From the Pen of Horace Walpole

Walpole's home, Strawberry Hill

From Horace Walpole to the Miss Berrys.

Berkeley Square, June 8, 1791.

Your No. 34, that was interrupted, and of which the last date was of May 24th, I received on the 6th, and if I could find fault, it would be in the length; for I do not approve of your writing so much in hot weather, for, be it known to you ladies, that from the first of the month, June is not more June at Florence. My hay is crumbling away; and I have ordered it to be cut, as a sure way of bringing rain. I have a selfish reason, too, for remonstrating against long letters. I feel the season advancing, when mine will be piteous short; for what can I tell you from Twickenham in the next three or four months? Scandal from Richmond and Hampton Court, or robberies at my own door? The latter, indeed, are blown already. I went to Strawberry (Hill) on Saturday, to avoid the Birthday [4th June] crowd and squibs and crackers. At six I drove to Lord Stafford's, where his goods are to be sold by auction; his sister, Lady Anne [Conolly], intending to pull down the house and rebuild it. I returned a quarter before seven; and in the interim between my Gothic gate and Ashe's Nursery, a gentleman and gentlewoman, in a one-horse chair and in the broad face of the sun, had been robbed by a single highwayman, sans mask. Ashe's mother and sister stood and saw it; but having
no notion of a robbery at such an hour in the high-road, and before their men had left work, concluded it was an acquaintance of the robber's. I suppose Lady Cecilia Johnstone will not descend from her bedchamber to the drawing-room without life-guard men.

Madame d'Albany

The Duke of Bedford eclipsed the whole birthday by his clothes, equipage, and servants: six of the latter walked on the side of the coach to keep off the crowd—or to tempt it; for their liveries were worth an argosie. The Prince [of Wales] was gorgeous too: the latter is to give Madame d'Albany (1) a dinner. She has been introduced to Mrs. Fitzherbert. You know I used to call Mrs. Cosway's concerts Charon's boat: now, methinks, London is so. I am glad Mrs. C.[osway] is with you; she is pleasing—but surely it is odd to drop a child and her husband and country all in a breath!

I am glad you are disfranchised of the exiles. We have several, I am told, here; but I strictly confine myself to those I knew formerly at Paris, and who all are quartered on Richmond-green. I went to them on Sunday evening, but found them gone to Lord Fitzwilliam's, the next house to Madame de Boufflers', to hear his organ; whither I followed them, and returned with them. The Comtesse Emilie played on her harp; then we all united at loto. I went home at twelve, unrobbed; and Lord Fitzwilliam, who asked much after you both, was to set out the next morning for Dublin, though intending to stay there but four days, and be back in three weeks.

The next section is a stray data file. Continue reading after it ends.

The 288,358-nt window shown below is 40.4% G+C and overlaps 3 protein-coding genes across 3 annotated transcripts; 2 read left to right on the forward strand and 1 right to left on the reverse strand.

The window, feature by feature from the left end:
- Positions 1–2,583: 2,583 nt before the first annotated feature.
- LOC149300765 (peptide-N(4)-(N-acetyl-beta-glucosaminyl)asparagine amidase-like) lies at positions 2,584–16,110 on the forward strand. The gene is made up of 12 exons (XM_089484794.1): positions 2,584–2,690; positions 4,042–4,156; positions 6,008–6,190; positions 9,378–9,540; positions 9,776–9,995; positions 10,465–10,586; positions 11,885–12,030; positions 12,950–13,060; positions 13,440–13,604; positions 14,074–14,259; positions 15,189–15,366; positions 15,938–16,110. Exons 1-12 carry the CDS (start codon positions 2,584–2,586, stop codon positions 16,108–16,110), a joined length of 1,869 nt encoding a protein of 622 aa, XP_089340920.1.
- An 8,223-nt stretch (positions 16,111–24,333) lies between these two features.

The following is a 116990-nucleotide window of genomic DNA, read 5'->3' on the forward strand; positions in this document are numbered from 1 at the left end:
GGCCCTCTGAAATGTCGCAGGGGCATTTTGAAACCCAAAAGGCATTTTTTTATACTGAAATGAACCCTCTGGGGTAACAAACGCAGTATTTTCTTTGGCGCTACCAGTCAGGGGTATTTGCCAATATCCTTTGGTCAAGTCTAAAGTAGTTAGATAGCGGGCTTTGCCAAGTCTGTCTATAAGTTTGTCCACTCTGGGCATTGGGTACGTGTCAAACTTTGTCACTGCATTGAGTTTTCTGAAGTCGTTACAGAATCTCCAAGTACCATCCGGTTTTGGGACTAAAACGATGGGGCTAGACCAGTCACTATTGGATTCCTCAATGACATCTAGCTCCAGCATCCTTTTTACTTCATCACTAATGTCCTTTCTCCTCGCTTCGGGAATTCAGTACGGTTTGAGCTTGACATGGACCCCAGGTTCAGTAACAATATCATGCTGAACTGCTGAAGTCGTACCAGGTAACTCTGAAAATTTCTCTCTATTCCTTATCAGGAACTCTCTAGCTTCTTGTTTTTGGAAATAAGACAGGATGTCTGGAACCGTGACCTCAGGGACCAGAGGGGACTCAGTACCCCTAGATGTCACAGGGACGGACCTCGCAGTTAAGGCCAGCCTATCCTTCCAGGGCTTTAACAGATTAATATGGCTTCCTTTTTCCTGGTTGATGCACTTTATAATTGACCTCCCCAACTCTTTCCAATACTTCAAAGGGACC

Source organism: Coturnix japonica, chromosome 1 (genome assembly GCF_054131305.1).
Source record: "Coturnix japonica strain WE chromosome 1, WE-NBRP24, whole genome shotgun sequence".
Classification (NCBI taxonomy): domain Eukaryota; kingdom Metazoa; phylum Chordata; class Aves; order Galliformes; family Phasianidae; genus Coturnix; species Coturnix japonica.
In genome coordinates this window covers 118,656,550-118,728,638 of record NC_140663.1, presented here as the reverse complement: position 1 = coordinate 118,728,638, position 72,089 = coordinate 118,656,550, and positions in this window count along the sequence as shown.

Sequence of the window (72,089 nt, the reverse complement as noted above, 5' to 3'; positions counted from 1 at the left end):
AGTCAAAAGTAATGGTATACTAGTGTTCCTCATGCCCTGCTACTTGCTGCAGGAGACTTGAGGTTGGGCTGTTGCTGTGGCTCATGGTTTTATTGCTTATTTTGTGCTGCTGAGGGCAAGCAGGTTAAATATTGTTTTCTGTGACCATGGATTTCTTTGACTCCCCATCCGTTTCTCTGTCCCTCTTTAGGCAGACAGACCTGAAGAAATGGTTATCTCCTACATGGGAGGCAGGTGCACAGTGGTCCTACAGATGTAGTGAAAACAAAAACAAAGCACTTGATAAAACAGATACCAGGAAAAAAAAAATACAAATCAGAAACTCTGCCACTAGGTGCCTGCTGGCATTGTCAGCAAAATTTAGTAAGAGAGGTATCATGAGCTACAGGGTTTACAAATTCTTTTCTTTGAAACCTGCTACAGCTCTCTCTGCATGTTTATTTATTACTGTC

. . . . . The Duke of St. Albans has cut down all the brave old trees at Hanworth, and consequently reduced his park to what it issued from—Hounslow-heath: nay, he has hired a meadow next to mine, for the benefit of embarkation; and there lie all the good old corpses of oaks, ashes, and chestnuts, directly before your windows, and blocking up one of my views of the river but so impetuous is the rage for building, that his Grace's timber will, I trust, not annoy us long. There will soon be one street from London to Brentford; ay, and from London to every village ten miles round! Lord Camden has just let ground at Kentish Town for building fourteen hundred houses—nor do I wonder; London is, I am certain, much fuller than ever I saw it. I have twice this spring been going to stop my coach in Piccadilly, to inquire what was the matter, thinking there was a mob—not at all; it was only passengers. Nor is their any complaint of depopulation from the country: Bath shoots out into new crescents, circuses, and squares every year: Birmingham, Manchester, Hull, and Liverpool would serve any King in Europe for a capital, and would make the Empress of Russia's mouth water. Of the war with Catherine Slay-Czar I hear not a breath, and thence conjecture it is dozing into peace.

Dulwich College

. . . . . This morning I went with Lysons the Reverend to see Dulwich College, founded in 1619 by Alleyn, a player, which I had never seen in my many days. We were received by a smart divine, tre bien poudri, and with black satin breeches—but they are giving new wings and red satin breeches to the good old hostel too, and destroying a gallery with a very rich ceiling; and nothing will remain of ancient but the front, and an hundred mouldy portraits, among apostles, sibyls, and Kings of England. On Sunday I shall settle at Strawberry; and then woe betide you on post-days! I cannot make news without straw. The Johnstones are going to Bath, for the healths of both; so Richmond will be my only staple. Adieu, all three!

1.  Mme. d'Albany was the widow of Prince Charles Edward, who had died in 1788 in Italy. She was presented at Court, and was graciously received by the Queen. She was generally believed to be married to the great Italian tragic poet, Alfieri. Since her husband's death she had been living in Paris, but had now fled to England for safety.

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